If you paid anyone that’s not incorporated $600.00 or more during the last calendar year, you need to send them a 1099-MISC. The name on your 1099 form should match the name on the checks you paid to them. Also, include their Social Security Number or Tax ID. Additionally, 1099-MISC is also required if you paid $600.00 or more for legal services even if they were incorporated.
For more information, read our article about the IRS form 1099 reporting for small business owners.
18. Using the Money Intended For Taxes
Thomas J. Williams, EA, Tax Accountant, National Association of Enrolled Agents
Most tax matters arise because of tight cash flow or mismanagement of funds. Some business owners dip into tax monies they have collected from a customer (sales tax) or employee (payroll tax) and skips tax payment deadlines. The best way to avoid the situation is to create a business budget, minimize personal bills, maintain separate bank accounts, and activate automatic tax withdrawals from your account, so the money is out of your hands.
19. Setting Up Your Company as a C-Corp
Scott Kacmarski, President, RepsDirect.com
Structuring your company as C-Corp can be a big mistake when it comes to paying taxes because for C-Corp companies, the income paid as dividends are taxed twice. To avoid this cost, it’s better to set up your business as S-Corp or LLC instead.
20. Not Understanding the New Tax Bill
Kevin Miller, Chief Marketing Officer, The Neat Company
Not understanding the new tax bill can cost you more money on taxes. One aspect of the new tax bill that small businesses may not be aware of is that they can no longer deduct 50% of their client entertainment expenses, like your monthly golf outings with your top contractors for instance. However, you can still use your client spend budgets for meals because they are still deductible by 50% under the new bill.
21. Being Unaware of the Required Use-Tax
Chris Denny, Owner, Lead Optimize Outsource Marketing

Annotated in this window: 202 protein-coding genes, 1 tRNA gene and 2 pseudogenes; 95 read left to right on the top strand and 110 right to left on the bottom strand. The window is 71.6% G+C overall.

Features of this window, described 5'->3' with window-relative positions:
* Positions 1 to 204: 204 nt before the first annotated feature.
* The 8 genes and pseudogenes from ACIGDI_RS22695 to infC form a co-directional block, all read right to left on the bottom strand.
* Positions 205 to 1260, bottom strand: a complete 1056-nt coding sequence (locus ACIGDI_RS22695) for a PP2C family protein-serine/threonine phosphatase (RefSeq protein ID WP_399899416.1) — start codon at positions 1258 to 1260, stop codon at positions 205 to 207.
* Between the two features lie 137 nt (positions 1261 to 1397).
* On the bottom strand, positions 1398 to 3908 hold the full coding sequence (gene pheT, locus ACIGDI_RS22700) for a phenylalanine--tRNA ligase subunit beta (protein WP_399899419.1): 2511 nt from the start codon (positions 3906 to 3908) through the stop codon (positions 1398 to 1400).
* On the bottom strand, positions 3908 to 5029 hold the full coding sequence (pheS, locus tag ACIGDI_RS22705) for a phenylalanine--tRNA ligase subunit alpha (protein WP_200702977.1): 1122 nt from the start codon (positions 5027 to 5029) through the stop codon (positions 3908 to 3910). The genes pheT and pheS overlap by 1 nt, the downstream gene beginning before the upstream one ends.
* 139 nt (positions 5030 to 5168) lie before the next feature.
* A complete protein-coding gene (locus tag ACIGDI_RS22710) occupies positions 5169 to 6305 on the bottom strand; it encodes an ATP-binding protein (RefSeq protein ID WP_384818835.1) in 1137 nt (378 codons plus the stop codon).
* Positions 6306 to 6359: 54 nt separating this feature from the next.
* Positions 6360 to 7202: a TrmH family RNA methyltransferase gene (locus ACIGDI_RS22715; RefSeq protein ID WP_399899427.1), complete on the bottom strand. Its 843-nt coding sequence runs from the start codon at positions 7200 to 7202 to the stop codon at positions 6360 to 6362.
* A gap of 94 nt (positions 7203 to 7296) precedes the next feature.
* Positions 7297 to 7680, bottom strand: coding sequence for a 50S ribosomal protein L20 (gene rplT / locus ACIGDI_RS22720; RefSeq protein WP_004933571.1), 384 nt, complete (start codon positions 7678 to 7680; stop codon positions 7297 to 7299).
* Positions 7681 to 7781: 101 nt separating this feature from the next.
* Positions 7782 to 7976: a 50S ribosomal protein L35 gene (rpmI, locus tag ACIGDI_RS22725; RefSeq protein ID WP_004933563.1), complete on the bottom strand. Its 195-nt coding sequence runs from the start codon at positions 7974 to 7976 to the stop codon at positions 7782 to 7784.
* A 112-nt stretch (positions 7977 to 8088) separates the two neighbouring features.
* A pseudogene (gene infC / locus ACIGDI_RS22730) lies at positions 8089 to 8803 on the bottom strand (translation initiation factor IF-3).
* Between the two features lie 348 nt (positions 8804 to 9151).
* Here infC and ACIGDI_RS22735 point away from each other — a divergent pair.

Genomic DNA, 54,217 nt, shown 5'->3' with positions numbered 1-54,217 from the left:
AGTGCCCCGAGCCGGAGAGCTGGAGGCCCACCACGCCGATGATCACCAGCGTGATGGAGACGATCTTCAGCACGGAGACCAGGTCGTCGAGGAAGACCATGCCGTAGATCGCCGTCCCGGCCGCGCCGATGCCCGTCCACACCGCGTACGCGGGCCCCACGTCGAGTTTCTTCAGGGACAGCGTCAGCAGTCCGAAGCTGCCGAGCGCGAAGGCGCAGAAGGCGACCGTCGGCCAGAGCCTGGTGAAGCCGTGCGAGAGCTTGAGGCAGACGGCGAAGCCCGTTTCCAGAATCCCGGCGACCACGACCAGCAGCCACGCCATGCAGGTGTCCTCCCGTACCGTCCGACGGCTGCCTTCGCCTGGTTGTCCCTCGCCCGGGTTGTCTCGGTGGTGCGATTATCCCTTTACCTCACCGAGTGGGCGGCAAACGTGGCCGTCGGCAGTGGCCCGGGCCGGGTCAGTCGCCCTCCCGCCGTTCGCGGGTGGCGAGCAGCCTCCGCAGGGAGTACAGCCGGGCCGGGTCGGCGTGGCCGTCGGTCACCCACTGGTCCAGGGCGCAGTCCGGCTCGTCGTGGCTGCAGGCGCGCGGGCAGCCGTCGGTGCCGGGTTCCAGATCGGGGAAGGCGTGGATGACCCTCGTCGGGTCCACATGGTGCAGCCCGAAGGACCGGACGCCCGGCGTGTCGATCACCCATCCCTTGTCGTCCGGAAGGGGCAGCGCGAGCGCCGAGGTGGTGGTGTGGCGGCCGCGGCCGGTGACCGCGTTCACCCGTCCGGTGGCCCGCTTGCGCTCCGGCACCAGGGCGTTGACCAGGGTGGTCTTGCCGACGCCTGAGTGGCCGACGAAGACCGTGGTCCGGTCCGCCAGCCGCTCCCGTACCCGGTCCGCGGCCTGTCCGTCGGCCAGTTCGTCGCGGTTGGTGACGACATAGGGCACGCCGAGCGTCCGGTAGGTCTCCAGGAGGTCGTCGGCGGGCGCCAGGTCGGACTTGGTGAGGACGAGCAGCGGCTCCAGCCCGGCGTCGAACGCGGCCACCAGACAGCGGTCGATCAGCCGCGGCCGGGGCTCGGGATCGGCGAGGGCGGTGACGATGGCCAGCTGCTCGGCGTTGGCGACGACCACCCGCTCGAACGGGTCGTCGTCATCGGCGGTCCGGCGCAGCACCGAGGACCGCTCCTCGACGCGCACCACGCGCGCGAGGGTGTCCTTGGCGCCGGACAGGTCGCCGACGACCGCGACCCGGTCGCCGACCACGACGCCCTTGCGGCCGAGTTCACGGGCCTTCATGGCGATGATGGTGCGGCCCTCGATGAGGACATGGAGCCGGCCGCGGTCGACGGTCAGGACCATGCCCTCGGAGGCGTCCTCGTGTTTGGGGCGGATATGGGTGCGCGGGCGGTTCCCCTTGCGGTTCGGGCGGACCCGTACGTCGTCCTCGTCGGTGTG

Most small business owners are unaware that all purchases they make from out-of-state vendors – whether they are office products from Amazon or monthly software subscriptions – require use-tax to be paid. Business owners usually pay sales tax every month but fail to report use tax, and this can lead to penalties especially when your business is audited.
22. Not Reconciling Your Checking Accounts With Your Tax Returns
Stephen Moskowitz, Tax Lawyer, Moskowitz LLP
One of the first things that the IRS does in an audit is to add all the taxpayer’s deposits in all their business and personal bank account. If the total of deposits is more than what is reported on the tax return then accuse the taxpayer of having unreported income. To avoid this, make sure to reconcile your checking accounts to your tax returns and that all your income is reported accurately.
If you add more contribution to your retirement plan than the law allows, you could be penalized with a 6% excess contribution penalty which will apply every year until you correct the excess. Workful Blog suggests that you find out what’s the maximum contribution for retirement plan and calculate your annual contributions carefully.
For more information, read our article on the types of retirement accounts.
If you over-report your income, this will lead you to pay more taxes than required. For instance, if you sell goods on which you collect sales tax, your reportable income should not include the sales tax. American Express recommends ensuring you subtract the sales tax before reporting the income from the sales.
Tracking business kilometers is important, yet not all small business owners keep a mileage log for this. According to The Globe and Mail, if you use your personal vehicle for business travels, the fuel that you spend for these travels should be logged as a company expense, and you can use these to claim for deductions during tax filing. Make sure that these are supported by necessary documents.
For more information, read our article about the best mileage tracker apps for small business.
Bottom Line – Small Business Tax Preparation Mistakes to Avoid
As a business owner, tax planning and preparation should be considered a priority. Filing for taxes can cause a lot of headaches if your books are not clean, your documents are not organized, and your tax money is not enough. To help, make sure to avoid these 25 small business tax preparation mistakes as recommended by the experts.